Jamie Ford's "Hotel on the Corner of Bitter and Sweet" is a Seattle-set novel that comes at the Japanese internment-camp experience during World War II from an unexpected angle.
In 2002, debut novelist Julie Otsuka published “When the Emperor Was Divine,” a tale that in terse but eloquent fashion traced the fortunes of a Californian family of Japanese descent between 1942 and 1946, when they were “evacuated” to internment camps far from the West Coast, one of many such families deemed a wartime-security threat by the government of Franklin D. Roosevelt.
With a canny gift for compression and an intuitive feel for a child’s take on family disruptions, Otsuka neatly sidestepped any checklist predictability in the book. The result was a small masterpiece on a large and troubling subject. It made perfect sense when the Seattle Public Library chose “Emperor” as its “Seattle Reads” choice for 2005.
Jamie Ford’s first novel, “Hotel on the Corner of Bitter and Sweet” (Ballantine, 290 pp., $24), mines the same historical material. While it isn’t on par with “Emperor” as a literary accomplishment, it may be of even greater interest to Seattle readers.
It’s set here, for one thing — and it’s clear on every page how thoroughly Ford, who grew up here, did his research. The book also comes at the internment-camp issue from an unusual point of view — that of Chinese Americans who wanted to keep their distance from their Japanese-American counterparts, or even bore them animosity for the cruelties the invading Japanese were inflicting on China. Just as unexpected is the way Ford weaves Jackson Street jazz-scene lore into the book.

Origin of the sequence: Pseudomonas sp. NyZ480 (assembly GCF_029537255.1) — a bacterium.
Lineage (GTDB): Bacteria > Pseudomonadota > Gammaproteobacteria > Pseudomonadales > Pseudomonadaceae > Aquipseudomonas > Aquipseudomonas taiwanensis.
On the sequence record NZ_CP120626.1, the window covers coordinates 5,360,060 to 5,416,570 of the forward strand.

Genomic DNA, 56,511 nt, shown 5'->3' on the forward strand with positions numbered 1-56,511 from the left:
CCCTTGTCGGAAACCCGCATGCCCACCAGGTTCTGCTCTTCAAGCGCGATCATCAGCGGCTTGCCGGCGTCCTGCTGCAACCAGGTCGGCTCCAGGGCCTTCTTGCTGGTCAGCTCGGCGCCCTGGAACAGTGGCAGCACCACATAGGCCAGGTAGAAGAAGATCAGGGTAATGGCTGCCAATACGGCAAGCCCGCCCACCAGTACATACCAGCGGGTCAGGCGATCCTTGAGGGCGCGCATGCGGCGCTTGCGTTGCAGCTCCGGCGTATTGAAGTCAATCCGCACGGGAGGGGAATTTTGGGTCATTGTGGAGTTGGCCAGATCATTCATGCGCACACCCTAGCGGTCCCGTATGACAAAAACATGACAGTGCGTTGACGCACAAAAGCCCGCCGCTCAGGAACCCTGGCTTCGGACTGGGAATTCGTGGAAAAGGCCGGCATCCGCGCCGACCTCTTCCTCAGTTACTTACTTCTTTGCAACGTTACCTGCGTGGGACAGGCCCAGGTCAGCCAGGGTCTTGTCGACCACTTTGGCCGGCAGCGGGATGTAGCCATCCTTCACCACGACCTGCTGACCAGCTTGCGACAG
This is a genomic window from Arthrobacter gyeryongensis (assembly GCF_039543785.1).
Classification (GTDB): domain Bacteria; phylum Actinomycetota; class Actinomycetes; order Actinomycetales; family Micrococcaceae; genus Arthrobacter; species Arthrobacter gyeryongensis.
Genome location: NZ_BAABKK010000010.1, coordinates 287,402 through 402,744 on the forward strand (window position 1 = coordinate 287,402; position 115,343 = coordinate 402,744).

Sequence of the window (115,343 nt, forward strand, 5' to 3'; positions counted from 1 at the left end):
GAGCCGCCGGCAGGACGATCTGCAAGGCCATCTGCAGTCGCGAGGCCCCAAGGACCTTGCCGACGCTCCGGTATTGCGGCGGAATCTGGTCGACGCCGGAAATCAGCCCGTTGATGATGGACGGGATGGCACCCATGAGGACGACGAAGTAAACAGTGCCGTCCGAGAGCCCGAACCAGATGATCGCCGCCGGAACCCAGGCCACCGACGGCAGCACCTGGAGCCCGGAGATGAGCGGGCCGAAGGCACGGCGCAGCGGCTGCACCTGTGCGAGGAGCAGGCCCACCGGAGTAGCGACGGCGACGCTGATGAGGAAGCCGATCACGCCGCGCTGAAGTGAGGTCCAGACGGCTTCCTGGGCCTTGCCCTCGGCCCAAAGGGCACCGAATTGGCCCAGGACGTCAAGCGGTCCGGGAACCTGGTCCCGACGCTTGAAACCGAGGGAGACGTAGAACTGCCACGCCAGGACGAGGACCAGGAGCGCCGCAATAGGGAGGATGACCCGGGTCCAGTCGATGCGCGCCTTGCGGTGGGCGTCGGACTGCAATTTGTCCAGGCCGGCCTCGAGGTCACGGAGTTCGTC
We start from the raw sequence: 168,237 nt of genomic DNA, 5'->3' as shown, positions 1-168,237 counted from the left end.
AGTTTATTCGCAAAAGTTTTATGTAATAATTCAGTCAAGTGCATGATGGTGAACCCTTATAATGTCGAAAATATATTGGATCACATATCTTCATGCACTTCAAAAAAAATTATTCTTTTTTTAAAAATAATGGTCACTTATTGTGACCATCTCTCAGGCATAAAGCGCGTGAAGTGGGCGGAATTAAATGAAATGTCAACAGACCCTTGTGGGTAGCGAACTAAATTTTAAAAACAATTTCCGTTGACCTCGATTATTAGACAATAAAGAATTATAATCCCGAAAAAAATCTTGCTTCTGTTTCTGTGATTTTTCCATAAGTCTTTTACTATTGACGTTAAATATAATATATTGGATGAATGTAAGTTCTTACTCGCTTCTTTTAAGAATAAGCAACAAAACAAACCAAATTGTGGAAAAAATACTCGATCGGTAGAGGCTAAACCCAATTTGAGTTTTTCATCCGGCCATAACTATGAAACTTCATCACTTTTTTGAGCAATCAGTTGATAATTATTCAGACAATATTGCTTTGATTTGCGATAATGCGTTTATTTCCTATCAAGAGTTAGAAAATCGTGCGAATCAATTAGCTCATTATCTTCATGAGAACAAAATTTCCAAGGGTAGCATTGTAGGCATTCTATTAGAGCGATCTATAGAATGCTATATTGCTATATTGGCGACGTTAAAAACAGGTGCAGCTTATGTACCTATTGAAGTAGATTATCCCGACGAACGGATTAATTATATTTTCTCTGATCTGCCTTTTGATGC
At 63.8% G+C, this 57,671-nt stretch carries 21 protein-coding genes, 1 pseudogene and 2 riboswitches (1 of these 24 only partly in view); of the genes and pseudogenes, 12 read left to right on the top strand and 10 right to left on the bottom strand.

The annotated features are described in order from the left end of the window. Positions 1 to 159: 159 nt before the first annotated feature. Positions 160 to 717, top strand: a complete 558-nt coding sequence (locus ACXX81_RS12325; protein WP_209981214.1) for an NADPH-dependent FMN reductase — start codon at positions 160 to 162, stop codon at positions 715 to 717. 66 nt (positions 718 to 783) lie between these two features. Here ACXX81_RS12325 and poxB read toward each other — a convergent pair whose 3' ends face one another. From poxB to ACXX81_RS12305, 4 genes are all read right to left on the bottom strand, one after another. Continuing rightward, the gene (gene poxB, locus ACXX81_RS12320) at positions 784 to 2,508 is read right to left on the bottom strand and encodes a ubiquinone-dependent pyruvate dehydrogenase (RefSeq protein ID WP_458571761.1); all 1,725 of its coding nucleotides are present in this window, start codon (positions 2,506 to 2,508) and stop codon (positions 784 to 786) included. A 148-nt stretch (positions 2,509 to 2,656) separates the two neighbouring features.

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Ford doesn’t have to go far to link these elements of 1940s Seattle together. They all play out within shouting distance of each other between the present-day Chinatown International District and the Seattle waterfront. But in whisking the reader off to Camp Harmony (the state fairgrounds at Puyallup that served as a temporary holding ground for Japanese-American internees) and Camp Minidoka in Idaho, he resorts to plot machinations that show some strain.
“Hotel” splits its action between the 1940s and 1980s, linking those two eras through the guarded memories of protagonist Henry Lee.
Henry, a widower in 1986, hasn’t told his only son, Marty, much about his past — and Marty has gone a bit awry in filling in the blanks. He believes Henry is as steeped in Chinese family tradition and ethnic loyalty as Henry’s own father was. But when a basement full of Japanese-American belongings is uncovered at Seattle’s Panama Hotel, a wartime-era Chinese-Japanese variation on “Romeo and Juliet” begins to emerge.
The hard divisions of 1940s neighborhood geography, in what we now blandly call the Chinatown International District, are caught with note-perfect accuracy in “Hotel,” as is the strangeness of seeing Nihonmachi (Japantown) forcibly abandoned.
The most potent image in the book — and the one that Ford says triggered the novel — is the “I am Chinese” button that Henry’s father forces him to wear in a town where most citizens can’t tell one Asian face or language from another.
With the period detail so revealing and so well rendered, it feels like carping to criticize the more technical nuts and bolts of the book. But Ford’s prose, while an easy read, can be a little clumsy at times. And the broad strokes with which he draws some of the story’s minor characters detracts from its plausibility in certain passages.
On a sadder and less critical note, I’m not sure Ford is aware that Bud’s Jazz Records — which provides a key ingredient to the 1980s portions of this tale — closed last year. His author’s note suggests not. But it’s given loving life in this book.
Michael Upchurch is the Seattle Times arts writer: email@example.com